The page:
The change from being a carnivore/omnivore to a vegetarian – or vegan – for some is a sudden ‘conversion.’ One moment they’re happily chomping away at a hamburger and the next moment they’ve seen the light and now lunch is organic kale. For others, it’s a gradual evolution rather than a radical revolution. An example of the former is UK chef Douglas McMaster, the founder of a zero-food-waste restaurant in Brighton. McMaster became a vegetarian in 2005 after watching Earthlings, a documentary narrated by actor Joaquin Phoenix, an animal-rights and vegan diet activist who is highly outspoken in his beliefs. McMaster told The Independent newspaper in 2017, “I started to question everything and found the film so disturbing. I did a little bit of digging and learned a few things: namely, humans are not meant to eat meat. We are frugivores designed to eat fruit, vegetables, seed, and nuts.” There are plenty of knowledgeable people who would take issue with McMaster’s notion that we were not designed to eat meat – but despite holding such strong views, McMaster is a chef at a restaurant that serves meat, which he notes, is “deeply engrained into fine dining cooking.” He also has other words of wisdom: “While I know eating meat is unjust, I also know that the world has its issues and, in my position, fanatical radicalism is not wise. Encouraging change requires strategy.”
What sort of strategy might be effective? Yelling “Meat is Murder” while showing videos of the horrors of slaughterhouses? –Well-tried failures. Pavel Kanja is on the “evolution” side of a change in diet. A chef at a fusion restaurant blending Japanese and Nordic cuisine in London, Kanja became a vegan while getting in shape for running in marathons. His restaurant also still sells meat. Kanja told the same newspaper that he likes meat but just doesn’t eat it, while noting that more vegetarian options are needed that don’t “make you cringe.” What if, he asks, “there was a new perspective that made [veggie options] desirable?” Well, that new perspective may have arrived. Meat-lovers interested in a new perspective should try some of the tasty meat options being made with 3D printing technology. Yes, this substance really exists and it’s unlike any meat substitute that’s come before it.
Veggie hotdogs, veggie burgers, veggie chicken nuggets – they’re all ‘good,’ but obviously not good enough to get most of the world to switch over permanently. People who enjoy the taste of meat – which includes the majority of the world’s population – want a texture, smell, and taste that even the most high-grade meat substitutes currently fail to provide. New meat — as it’s being dubbed — is a shift in perspective. It’s a high-tech, “give the people what they want” approach that, for the most part, shares the same goals as many animal rights activists or even radical vegans. But this roadmap to change rejects guilt trips, shame, or the denial of what so many agree on: meat tastes good. Only a stubborn minority reject the findings of scientists and medical experts that meat consumption – especially red meat – is increasingly being linked to health issues. Only the most ignorant fails to understand that the current way we raise animals isn’t ideal, to say the least. The evidence that the meat industry is unsustainable and damaging to the environment is overwhelming. But do we have to quit our addiction “cold turkey?” Perhaps not. New uses of technology mean the latest versions of meat substitutes are in a class by themselves. Taste tests in Israel have yielded almost shocking results. Initially told only that they would be trying a new meat, many people gave the products an over 90% score for ‘meatiness’ – after being told it wasn’t made from any animal.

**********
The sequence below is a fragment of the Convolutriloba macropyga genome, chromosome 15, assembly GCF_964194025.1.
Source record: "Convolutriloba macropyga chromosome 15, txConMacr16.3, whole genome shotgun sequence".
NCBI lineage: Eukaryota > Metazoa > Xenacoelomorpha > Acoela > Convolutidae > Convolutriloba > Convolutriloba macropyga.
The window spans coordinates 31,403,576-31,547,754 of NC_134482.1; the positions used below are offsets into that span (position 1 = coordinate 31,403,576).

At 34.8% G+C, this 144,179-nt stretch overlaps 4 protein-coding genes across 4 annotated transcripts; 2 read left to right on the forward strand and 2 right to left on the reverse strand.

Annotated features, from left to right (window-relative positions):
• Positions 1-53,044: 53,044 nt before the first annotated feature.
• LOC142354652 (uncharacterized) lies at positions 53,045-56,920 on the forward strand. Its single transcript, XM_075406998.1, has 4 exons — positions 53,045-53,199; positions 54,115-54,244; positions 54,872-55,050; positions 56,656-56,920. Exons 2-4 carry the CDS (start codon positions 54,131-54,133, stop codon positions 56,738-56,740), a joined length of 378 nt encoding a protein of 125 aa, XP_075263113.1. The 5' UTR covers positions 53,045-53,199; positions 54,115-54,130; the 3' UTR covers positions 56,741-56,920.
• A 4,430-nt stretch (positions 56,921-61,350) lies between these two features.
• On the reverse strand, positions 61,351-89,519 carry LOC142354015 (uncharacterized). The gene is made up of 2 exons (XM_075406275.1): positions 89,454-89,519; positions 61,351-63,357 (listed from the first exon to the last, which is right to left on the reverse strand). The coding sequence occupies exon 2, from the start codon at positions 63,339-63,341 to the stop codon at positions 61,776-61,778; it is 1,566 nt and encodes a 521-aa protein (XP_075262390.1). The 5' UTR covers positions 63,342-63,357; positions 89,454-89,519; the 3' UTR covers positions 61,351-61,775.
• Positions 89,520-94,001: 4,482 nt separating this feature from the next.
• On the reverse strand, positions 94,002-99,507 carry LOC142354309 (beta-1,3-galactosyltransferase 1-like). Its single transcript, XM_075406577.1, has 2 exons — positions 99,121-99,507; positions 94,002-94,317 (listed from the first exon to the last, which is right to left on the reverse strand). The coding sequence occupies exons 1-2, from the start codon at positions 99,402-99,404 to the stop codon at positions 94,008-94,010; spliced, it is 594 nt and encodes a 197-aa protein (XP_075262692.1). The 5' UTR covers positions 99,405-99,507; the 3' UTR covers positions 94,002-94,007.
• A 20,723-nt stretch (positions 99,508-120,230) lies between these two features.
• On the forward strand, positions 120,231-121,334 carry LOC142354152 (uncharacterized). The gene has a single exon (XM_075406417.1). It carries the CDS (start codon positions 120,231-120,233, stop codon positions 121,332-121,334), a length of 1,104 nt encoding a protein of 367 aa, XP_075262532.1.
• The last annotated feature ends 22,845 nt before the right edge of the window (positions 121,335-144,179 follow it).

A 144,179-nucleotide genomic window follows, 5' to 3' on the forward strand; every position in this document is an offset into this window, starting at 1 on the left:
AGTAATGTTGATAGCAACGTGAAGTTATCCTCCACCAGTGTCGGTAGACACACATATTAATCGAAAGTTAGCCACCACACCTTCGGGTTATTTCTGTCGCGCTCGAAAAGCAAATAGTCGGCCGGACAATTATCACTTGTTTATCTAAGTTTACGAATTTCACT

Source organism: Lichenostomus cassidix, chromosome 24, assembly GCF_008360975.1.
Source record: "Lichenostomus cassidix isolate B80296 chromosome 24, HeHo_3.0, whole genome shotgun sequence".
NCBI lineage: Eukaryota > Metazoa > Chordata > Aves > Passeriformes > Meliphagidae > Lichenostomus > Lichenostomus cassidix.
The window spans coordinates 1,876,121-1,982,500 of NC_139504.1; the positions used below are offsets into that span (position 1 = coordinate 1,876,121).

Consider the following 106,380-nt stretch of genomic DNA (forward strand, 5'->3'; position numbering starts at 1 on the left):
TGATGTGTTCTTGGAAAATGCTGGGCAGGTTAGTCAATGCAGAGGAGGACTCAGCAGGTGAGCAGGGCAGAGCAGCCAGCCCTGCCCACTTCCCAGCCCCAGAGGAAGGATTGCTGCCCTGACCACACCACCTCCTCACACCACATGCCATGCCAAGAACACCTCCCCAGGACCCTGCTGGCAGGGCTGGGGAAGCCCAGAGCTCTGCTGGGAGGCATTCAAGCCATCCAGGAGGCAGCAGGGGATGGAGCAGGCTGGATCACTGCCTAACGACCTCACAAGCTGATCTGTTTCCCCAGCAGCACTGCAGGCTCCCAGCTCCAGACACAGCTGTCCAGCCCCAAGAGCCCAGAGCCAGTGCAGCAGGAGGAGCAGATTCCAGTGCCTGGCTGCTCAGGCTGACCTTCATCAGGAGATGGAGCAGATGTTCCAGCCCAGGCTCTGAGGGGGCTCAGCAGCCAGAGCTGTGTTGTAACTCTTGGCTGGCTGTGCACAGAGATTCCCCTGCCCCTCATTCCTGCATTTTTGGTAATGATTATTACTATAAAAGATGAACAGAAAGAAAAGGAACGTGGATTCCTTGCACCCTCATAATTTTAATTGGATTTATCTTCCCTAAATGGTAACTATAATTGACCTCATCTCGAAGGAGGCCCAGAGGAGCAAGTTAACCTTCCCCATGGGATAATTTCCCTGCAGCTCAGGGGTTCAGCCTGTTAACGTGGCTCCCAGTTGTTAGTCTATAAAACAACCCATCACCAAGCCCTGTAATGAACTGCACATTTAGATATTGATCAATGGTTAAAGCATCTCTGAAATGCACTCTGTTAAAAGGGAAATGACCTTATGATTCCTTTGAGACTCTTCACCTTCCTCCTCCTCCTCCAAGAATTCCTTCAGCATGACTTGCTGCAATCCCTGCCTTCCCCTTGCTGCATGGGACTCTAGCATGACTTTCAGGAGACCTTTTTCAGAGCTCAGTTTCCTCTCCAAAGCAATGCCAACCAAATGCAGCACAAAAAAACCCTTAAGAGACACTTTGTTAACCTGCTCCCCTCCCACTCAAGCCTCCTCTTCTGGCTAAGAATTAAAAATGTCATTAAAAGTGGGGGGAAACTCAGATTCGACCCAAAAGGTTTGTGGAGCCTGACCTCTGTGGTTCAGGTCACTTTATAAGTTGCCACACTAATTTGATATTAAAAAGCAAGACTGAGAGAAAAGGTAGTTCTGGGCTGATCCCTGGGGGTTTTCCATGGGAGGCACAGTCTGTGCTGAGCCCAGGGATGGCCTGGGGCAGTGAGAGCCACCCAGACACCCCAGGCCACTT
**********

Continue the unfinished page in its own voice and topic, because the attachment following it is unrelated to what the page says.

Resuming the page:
Sudden enlightenments are powerful but rare. Reading a book such as Jonathan Safran Foer’s Eating Animals or watching a documentary such as The Cove can elicit strong emotional responses. There are no known studies on how fast someone totally changes their diet after deciding to become vegetarian or vegan. It’s a decent bet, however, that most people do not have a “Saul on the road to Tarsus” moment. Instead, they come to the idea of reducing their meat consumption incrementally. It’s counterproductive to rail against something as deeply a part of being human as eating meat. Instead, we need to expand the types of desirable plant-based foods that don’t make people “cringe.” New options that pay tribute to the tastes of the past, while moving us to the future.